The idea of the minimum viable product (MVP) has been around for some time. The term itself was coined by Frank Robinson but was made popular by two influential names in product design – Steve Blank, a serial-entrepreneur and academic, and Eric Ries, the pioneer of the Lean Startup movement.
What is an MVP?
The simplest definition is that an MVP must be the simplest core feature set of any product that allows it to be deployed and absolutely nothing more. However, the most popular definition is; “The smallest thing that you can build that delivers customer value (and as a bonus captures some of the value back).”
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The concept of value is vital to the MVP strategy – a wheel has no value to a user but a skateboard does. It’s all about transport not concepts to the user.
In general practice it’s also important for the team to define what the customer group will be. This will often be a highly-selective group with potential to become early adopters and thus more forgiving of a product’s short comings than those who attach themselves to more established technology. This group will be used to obtain feedback on the MVP and determine the strategic direction of further product development.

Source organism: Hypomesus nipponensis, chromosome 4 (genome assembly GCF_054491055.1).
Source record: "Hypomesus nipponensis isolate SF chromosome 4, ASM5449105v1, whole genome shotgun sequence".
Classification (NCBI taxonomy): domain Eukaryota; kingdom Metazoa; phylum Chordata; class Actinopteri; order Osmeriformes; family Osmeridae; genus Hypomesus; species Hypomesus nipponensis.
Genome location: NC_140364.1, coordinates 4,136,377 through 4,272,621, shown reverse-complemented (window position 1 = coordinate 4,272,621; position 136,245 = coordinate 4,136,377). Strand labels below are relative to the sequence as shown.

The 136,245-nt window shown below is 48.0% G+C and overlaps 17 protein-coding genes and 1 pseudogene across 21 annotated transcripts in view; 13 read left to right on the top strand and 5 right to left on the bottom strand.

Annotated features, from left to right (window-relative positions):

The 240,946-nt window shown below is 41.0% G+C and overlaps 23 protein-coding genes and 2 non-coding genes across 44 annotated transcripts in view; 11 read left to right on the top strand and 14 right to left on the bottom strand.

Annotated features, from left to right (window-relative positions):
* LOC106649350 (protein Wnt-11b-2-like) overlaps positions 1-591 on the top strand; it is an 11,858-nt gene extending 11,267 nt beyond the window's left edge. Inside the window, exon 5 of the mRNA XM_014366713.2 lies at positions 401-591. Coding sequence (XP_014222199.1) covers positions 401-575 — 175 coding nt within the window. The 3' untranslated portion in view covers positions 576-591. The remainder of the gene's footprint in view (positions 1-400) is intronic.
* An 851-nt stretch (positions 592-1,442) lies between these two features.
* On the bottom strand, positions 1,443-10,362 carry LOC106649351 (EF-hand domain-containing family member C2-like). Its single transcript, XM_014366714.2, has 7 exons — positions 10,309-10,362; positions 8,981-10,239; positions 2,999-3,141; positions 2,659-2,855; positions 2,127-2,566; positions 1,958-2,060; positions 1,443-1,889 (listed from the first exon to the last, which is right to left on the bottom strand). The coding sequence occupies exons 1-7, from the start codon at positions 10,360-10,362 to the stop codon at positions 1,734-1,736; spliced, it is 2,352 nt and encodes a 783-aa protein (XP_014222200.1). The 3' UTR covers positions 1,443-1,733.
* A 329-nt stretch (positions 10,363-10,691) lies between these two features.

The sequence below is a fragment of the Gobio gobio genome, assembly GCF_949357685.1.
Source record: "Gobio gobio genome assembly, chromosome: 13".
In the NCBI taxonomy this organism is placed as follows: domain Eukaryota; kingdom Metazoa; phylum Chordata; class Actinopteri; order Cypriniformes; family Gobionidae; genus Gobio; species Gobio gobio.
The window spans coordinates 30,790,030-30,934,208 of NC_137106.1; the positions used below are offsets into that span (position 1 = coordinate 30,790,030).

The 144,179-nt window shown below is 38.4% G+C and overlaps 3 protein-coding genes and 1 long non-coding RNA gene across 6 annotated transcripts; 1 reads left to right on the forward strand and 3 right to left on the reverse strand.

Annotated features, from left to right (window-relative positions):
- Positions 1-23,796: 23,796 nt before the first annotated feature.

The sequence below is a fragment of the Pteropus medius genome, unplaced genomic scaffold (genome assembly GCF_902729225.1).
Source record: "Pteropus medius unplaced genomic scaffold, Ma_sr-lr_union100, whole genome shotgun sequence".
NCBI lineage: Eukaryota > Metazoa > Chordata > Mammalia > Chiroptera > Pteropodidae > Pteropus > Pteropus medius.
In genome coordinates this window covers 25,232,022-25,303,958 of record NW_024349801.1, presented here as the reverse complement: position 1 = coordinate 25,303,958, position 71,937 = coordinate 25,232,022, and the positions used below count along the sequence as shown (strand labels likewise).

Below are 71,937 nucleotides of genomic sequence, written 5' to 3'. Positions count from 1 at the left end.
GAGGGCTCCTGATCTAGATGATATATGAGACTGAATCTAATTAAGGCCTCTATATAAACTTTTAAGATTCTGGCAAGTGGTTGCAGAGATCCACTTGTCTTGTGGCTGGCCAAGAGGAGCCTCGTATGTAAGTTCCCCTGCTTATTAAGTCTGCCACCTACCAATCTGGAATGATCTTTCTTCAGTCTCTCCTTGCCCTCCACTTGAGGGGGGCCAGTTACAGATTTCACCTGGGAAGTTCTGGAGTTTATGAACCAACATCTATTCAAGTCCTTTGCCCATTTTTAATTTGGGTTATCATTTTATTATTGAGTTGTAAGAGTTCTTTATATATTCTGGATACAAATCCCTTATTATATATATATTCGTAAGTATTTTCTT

The MVP is thus a short-hand expression for a process that is dedicated to making new products that will be sold to customers. It assumes that the product will undergo a process of rapid iteration after it has entered the market to reach a more desirable state or that the product development will be abandoned if the market deems the product unusable or undesirable.
Eric Ries said; “As you consider building your own minimum viable product, let this simple rule suffice: remove any feature, process, or effort that does not contribute directly to the learning you seek.”
Author/Copyright holder: Jussi Pasanen. With acknowledgements to Aarron Walter, Ben Tollady, Ben Rowe, Lexi Thorn and Senthil Kugalur. Copyright terms and license: All rights reserved
Minimum Viable Product: Build a slice across, instead of one layer at a time
What are the Benefits of Using an MVP process for design?
There are several key benefits of using an MVP process; these apply not just to the design team but also to the company at large and any investors (if they are present):
You can test your understanding of whether the product is needed without having to use a huge amount of resources to develop the full product.
You can accelerate the team’s learning regarding what the customer actually wants/needs whilst using rapid iteration to deliver that.
You can minimize the number of wasted hours spent by your development team by focusing on a minimal number of features for launch.
You can go to market faster and thus, theoretically, start to raise sales revenues faster than if you develop the fully featured final product for launch.
You can gain a competitive advantage if other companies are contemplating entering the market you are focusing on.